Never knowingly undersold

Cheryl Barry

Cheryl Barry

DartboardAbout a week ago, I lost out on a fair sized freelancing job because I undersold myself. I was talking to a prospective client on the phone and when the subject of my costs came up, I gave an approximate figure. There was a silence from the other end.

This I’ve come to learn is the first rule of valuing yourself: Hold firm! Don’t fill the silence!

But as the seconds ticked on, I felt the need to impress and show my efficiency so I uttered the fateful words: “Of course, I may even be able to do the work in less time and therefore my price would be X.”

Stupidly, I’d gone lower when the client was in fact expecting a higher price! The client in this case was fortunately completely honest and told me the price he would usually look to pay. It’s perhaps no coincidence that I didn’t win that work. By undervaluing myself I probably didn’t install much confidence that I could do the job to a decent standard. Luckily for me, he has taken me on for another project.

Turning work down

On a similar note, I was recently offered two regular freelancing jobs. Both blog writing for two very different clients. I thought long and hard about them before turning them both down. Why? Because it would have been a fair amount of work, commitment and in one of the cases – research into a subject matter that I didn’t know about, for not very much pay. If it was a one off job, I probably would have done it, but I didn’t want to be tied into work that takes up a lot of time for when other projects hopefully start to come in.

It’s all about getting the balance right and this is yet another tricky element of the freelancing world; weighing up whether you can afford to take on the work or afford to turn it down. There’s a risk of not knowing what’s around the next corner, but I believe you’ve got to give yourself a certain value. You’ve got to place a value on yourself and your time.

A life lesson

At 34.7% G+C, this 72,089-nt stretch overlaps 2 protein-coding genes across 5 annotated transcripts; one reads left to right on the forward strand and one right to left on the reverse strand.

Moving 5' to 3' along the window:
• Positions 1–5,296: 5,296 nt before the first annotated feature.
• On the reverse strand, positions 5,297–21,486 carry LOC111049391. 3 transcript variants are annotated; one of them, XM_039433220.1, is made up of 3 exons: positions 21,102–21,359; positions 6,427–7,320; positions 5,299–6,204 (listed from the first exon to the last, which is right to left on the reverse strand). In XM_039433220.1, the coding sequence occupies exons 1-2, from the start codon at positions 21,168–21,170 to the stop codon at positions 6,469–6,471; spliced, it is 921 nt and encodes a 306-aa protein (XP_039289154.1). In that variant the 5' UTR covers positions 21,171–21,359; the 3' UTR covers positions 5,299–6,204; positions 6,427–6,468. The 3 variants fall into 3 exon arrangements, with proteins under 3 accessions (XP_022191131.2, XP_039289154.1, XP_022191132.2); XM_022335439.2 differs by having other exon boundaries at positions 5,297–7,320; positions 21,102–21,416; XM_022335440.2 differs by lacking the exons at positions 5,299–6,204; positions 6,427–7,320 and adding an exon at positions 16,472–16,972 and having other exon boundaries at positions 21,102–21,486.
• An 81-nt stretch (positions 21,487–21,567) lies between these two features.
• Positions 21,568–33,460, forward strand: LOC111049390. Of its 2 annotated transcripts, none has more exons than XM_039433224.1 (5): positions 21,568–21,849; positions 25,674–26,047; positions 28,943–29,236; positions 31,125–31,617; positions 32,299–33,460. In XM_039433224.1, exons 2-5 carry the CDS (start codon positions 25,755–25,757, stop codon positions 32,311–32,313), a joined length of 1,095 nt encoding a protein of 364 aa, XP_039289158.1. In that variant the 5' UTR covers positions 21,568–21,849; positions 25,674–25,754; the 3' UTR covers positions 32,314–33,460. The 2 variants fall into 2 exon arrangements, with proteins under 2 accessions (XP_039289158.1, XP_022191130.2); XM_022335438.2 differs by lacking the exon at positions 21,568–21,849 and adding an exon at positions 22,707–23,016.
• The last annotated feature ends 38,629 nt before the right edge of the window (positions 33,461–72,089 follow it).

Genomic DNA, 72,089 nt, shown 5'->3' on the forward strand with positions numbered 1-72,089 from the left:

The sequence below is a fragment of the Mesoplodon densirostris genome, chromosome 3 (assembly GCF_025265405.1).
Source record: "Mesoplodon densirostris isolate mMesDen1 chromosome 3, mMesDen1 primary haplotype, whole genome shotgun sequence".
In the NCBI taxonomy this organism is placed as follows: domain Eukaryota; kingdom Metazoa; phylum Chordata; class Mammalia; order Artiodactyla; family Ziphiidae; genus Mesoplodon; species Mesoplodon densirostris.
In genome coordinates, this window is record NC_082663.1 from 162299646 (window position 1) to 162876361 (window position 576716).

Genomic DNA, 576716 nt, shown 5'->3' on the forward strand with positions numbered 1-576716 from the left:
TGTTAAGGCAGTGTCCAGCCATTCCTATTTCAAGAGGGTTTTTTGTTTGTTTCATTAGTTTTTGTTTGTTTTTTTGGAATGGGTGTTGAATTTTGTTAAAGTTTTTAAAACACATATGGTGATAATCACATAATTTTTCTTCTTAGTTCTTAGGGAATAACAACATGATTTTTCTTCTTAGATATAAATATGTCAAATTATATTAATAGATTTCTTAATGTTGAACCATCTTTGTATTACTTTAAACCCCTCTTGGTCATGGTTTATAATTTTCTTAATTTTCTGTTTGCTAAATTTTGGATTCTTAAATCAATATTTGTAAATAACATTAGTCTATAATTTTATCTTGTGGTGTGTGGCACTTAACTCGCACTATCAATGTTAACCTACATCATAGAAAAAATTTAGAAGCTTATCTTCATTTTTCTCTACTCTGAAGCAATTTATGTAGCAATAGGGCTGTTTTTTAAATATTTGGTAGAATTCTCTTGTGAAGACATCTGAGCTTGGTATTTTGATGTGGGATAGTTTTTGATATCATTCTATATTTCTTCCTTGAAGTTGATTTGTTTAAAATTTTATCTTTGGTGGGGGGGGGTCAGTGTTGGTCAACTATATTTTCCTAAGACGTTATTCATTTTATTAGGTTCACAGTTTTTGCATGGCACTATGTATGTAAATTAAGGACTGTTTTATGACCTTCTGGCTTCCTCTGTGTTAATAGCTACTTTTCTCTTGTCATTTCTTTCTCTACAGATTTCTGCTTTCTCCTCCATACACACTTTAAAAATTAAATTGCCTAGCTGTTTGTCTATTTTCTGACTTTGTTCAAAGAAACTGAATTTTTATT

Surely the principle of valuing yourself isn’t just a rule for freelancing, but life in general too? Whether you’re thinking about finding a new full-time job, or even when meeting a new friend, a new partner or buying a new house. The notion still applies even if we aren’t fully aware of it. How much do we want this? How much time and effort are we prepared to put in with it? What will you get from it in the long term? How much do you value yourself?

The moral of the story

There are several lessons and I’m still getting to grips with them:

  • Know your self-worth. In terms of freelancing this means having a clear understanding in your head of your rate of pay. Whether it’s an hourly, daily or project rate.
  • There is probably more to a project than meets the eye. A brief chat with a client on the phone will only convey so much. Once you get going with a task there is likely to be more work to do such as research, admin and meetings. You need to think about these extra tasks before committing yourself and a price to a client.
  • Think about the long term and what you want. A regular freelancing gig may initially seem great, but if it’s not paying well it may later become a burden and a cross to bear.

What do you think? Freelancers do you agree with me? I’d be interested to hear your thoughts!

Image credit: Richard Matthews on Flickr


15th April 2015

Joanna Tidball

So many good points here, thank you Cheryl. I’ve been freelancing for 9 years now and these kind of questions can still cause headaches from time to time. In the early years, it was very rare for me to turn work down, but with experience you do start to develop a sense of when something isn’t right for you, whether it’s because of the fee, deadlines or other commitments.

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15th April 2015

Graeme Piper

Great post. Definite food for thought… Thanks Cheryl.

23rd April 2015

Ruth Khan

Well said, Cheryl!

Our profession is a highly-skilled one which takes time, thought and perseverence to master. There is simply no point in selling ourselves short.

In my case, I have over 26 years’ writing experience, including around 12 as a self-employed freelancer. According to a recent salary assessment on a job portal, my skills and experience should be earning me around £68k as a full time employee! As if!?!?! However, I enjoy my part time freelance work and the flexibility it allows me and which I need to care for my two young children.

I have set my rate to a level that clients who genuinely care about quality are happy to pay. I’ve also found, through sheer hard experience, that clients who nit-pick about prices and try and bat me down by £50 here and there are the ones that cause the most problems and are the least willing to pay my invoice at the end of the month.

Just remember that if a client is looking to pay peanuts, tell him/her to go and find a monkey. I’m not interested!

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